*Oh, and also, while we’re talking about eggs, here’s an interesting article from “The Atlantic” worth checking out: “Sunny-Side Up: In Defense of Eggs”
When we go home, it’s not five minutes before I’m bounding up the stairs to my room, the room with mocha-colored walls that my dad let me pick the paint for, where the bookcase is still filled with my books and the windows overlook a backyard I’ve watched, year after year, turn from green to brown to white winter snow before my eyes.
I plop down my bags and head back to the kitchen, a kitchen where the fridge holds unending options, from last night’s leftovers to fresh cherries and strawberries to kombucha. At night, Tim and I share the big wooden sleigh bed I’ve had since eighth grade, and we hear my parents’ voices in the room below us before we fall asleep. My brother makes us banana pecan pancakes for breakfast, and my mom bakes a chicken pot pie from a book I love, and Tim pulls together spinach-ricotta gnocchi, and I chill a tray of coconut dreams.
More than anywhere else we go, maybe because it’s familiar, maybe because of who’s there, home is refreshing, a place where I’m not just telling myself to relax but where I actually do. There’s no work. Nothing to clean or water or respond to. Nothing pressing. Four people who love me are an arm’s reach away. We drive up north, and it’s OK when my Internet stops working. I don’t have to stay on top of email. Everything slows down.
What’s so wrong about spending peaceful hours on a porch swing, cuddled up with your husband, listening to the wind rustle the trees, hearing the frogs and the birds and a boat buzzing by on the water?
Our grand plans each day involve friends to see, recipes to play with, places to take pictures of, stores to visit. Some days, we’re just sitting around, me and Tim and my family, watching movies or reading books or, even, thinking and being still.
Between the two trips, when we’re back from Wisconsin but still with a few days in Illinois, I read this New York Times article (via Joanna) on busyness, about how our culture of iPhones and emails and pressure has turned us into tense, high-stress people caught up with how important our work is (be it writing or administrating or Web designing), perhaps in an effort to make ourselves feel like we’re important, perhaps without realizing what we’re doing at all. And I think how much I relate to that, even from the perspective of half a week away.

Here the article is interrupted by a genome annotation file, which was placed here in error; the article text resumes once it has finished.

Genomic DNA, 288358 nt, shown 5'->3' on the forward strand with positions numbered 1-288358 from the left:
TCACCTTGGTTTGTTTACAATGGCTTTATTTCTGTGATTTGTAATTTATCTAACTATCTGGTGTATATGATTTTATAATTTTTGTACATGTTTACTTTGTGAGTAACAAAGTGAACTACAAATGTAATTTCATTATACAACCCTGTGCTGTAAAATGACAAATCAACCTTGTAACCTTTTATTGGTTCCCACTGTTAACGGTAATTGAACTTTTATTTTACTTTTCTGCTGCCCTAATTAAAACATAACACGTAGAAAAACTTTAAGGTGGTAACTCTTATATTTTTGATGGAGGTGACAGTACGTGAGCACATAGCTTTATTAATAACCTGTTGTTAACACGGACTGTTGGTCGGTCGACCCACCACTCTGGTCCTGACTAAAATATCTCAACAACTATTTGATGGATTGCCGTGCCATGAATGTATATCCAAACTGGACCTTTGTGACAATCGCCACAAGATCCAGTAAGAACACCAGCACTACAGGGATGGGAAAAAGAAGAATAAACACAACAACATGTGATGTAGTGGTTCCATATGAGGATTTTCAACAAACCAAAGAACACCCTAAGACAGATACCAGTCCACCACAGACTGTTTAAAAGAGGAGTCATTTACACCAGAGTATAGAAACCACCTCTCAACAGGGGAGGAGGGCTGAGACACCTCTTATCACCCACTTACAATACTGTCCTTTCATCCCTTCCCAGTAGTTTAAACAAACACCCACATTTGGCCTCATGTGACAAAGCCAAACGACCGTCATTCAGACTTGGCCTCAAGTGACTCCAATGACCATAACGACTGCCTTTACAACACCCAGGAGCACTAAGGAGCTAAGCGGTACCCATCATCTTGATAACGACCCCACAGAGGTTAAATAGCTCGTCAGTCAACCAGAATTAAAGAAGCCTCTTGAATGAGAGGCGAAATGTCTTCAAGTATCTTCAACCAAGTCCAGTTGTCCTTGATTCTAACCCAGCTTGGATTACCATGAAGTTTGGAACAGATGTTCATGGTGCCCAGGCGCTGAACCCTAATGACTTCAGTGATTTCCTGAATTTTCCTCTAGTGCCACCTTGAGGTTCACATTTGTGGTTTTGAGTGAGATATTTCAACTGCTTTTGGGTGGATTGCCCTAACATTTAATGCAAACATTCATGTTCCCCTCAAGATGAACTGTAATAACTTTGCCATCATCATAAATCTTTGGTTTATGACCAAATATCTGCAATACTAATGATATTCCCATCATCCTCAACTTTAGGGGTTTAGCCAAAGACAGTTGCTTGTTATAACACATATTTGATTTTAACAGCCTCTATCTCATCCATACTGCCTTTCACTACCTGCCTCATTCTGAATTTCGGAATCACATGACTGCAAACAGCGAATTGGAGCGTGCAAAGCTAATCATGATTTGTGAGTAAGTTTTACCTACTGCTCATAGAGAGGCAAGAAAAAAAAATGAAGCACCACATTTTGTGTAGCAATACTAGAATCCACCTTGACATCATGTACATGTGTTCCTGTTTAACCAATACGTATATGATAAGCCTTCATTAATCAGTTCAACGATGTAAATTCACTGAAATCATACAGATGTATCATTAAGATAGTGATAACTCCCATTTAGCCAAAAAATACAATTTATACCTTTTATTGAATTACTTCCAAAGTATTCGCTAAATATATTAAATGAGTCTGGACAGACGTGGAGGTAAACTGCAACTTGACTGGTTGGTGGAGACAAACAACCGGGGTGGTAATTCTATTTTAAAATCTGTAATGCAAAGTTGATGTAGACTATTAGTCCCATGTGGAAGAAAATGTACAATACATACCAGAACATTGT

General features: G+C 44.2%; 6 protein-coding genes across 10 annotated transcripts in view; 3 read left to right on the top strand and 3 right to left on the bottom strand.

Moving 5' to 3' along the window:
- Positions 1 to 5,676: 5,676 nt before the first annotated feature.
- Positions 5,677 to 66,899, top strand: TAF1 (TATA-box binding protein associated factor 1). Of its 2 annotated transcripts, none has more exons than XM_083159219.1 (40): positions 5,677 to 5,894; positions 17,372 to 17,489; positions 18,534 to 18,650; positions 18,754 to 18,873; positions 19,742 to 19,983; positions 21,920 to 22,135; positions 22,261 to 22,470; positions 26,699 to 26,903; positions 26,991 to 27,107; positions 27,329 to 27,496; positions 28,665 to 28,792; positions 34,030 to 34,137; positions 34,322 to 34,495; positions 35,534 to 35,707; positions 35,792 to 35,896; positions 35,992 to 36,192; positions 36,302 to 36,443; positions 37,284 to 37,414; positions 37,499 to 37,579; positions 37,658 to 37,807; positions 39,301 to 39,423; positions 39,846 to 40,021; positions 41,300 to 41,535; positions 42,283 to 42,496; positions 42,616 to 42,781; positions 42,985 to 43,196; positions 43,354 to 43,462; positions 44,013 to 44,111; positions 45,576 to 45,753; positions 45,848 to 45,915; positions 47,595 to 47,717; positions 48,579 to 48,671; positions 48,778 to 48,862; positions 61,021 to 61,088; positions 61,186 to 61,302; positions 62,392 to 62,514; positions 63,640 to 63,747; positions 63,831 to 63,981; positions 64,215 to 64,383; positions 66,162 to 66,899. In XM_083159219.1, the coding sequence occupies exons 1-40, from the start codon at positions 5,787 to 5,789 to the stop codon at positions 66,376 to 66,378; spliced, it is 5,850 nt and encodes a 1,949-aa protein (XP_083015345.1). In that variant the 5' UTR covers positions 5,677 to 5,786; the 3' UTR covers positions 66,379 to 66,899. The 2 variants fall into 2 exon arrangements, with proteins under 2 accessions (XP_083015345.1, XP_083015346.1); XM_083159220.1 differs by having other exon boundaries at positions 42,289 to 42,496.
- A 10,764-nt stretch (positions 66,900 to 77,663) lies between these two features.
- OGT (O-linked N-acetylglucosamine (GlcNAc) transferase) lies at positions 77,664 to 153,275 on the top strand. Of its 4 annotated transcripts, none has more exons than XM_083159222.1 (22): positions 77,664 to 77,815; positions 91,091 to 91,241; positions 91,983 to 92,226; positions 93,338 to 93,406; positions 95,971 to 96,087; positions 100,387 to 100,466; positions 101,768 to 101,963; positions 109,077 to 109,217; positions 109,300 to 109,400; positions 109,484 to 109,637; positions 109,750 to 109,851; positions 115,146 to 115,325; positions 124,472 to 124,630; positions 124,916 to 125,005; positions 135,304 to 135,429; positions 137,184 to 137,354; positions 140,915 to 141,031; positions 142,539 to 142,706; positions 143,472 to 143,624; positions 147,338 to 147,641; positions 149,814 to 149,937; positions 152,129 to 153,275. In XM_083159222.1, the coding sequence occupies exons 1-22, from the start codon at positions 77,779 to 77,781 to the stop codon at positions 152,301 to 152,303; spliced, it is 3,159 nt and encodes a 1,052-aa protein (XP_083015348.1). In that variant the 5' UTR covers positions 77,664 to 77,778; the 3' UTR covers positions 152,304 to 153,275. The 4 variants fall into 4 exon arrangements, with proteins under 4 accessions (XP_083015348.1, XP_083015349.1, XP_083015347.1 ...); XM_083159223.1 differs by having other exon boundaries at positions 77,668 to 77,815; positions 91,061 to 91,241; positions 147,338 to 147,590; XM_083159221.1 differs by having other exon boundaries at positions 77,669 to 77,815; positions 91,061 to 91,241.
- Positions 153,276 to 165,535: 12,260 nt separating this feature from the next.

In it, author Tim Kreider says this:
Idleness is not just a vacation, an indulgence or a vice; it is as indispensable to the brain as vitamin D is to the body, and deprived of it we suffer a mental affliction as disfiguring as rickets. The space and quiet that idleness provides is a necessary condition for standing back from life and seeing it whole, for making unexpected connections and waiting for the wild summer lightning strikes of inspiration — it is, paradoxically, necessary to getting any work done.
Necessary to getting any work done. This is not the idleness of laziness or sloth, the idleness that means doing nothing; rather, he’s describing the idleness of being quiet, being still, giving your mind space to see. I keep thinking about that, about how we all need this kind of time to think and to process, whatever or personalities or job titles or geography. We need to find regular ways to disconnect—and in a world that makes it incredibly hard to do so—if we are to have any meaningful connecting at all. It’s the first time I’ve ever really considered getting rid of my iPhone, much as I love it; or finding a way to abandon Facebook and help myself remember to pursue real connections in light of the quick-contact perceived ones.
Could it be that the rest I enjoy when I go visit my family, the ability to put other things aside for a while, is a rest my body, and my mind, needs more often? Could it be that there’s a way to find that in regular life?
I’m still thinking about it.
But along those lines, what I want to know is this: How do you find time for quiet, especially, but not only, in terms of the creative process and work? Do you find it necessary? Is disconnecting a part of your regular routine? Do you schedule it in your days or does it happen naturally?
And in the meantime, I bring you those coconut dreams—a raw, gluten-free, six-ingredient recipe inspired by a dessert I love from a local Nashville bakery; one I’ve been wanting to re-create ever since tasting them at The Jam coffee house (which is great! and if you’re in Nashville, go!) but which I only, finally found the uninterrupted creative space for while I was on vacation, in Illinois and in the woods, in the midst of a few days away from it all, resting and remembering what it is to move slowly, embrace where I am and, to see.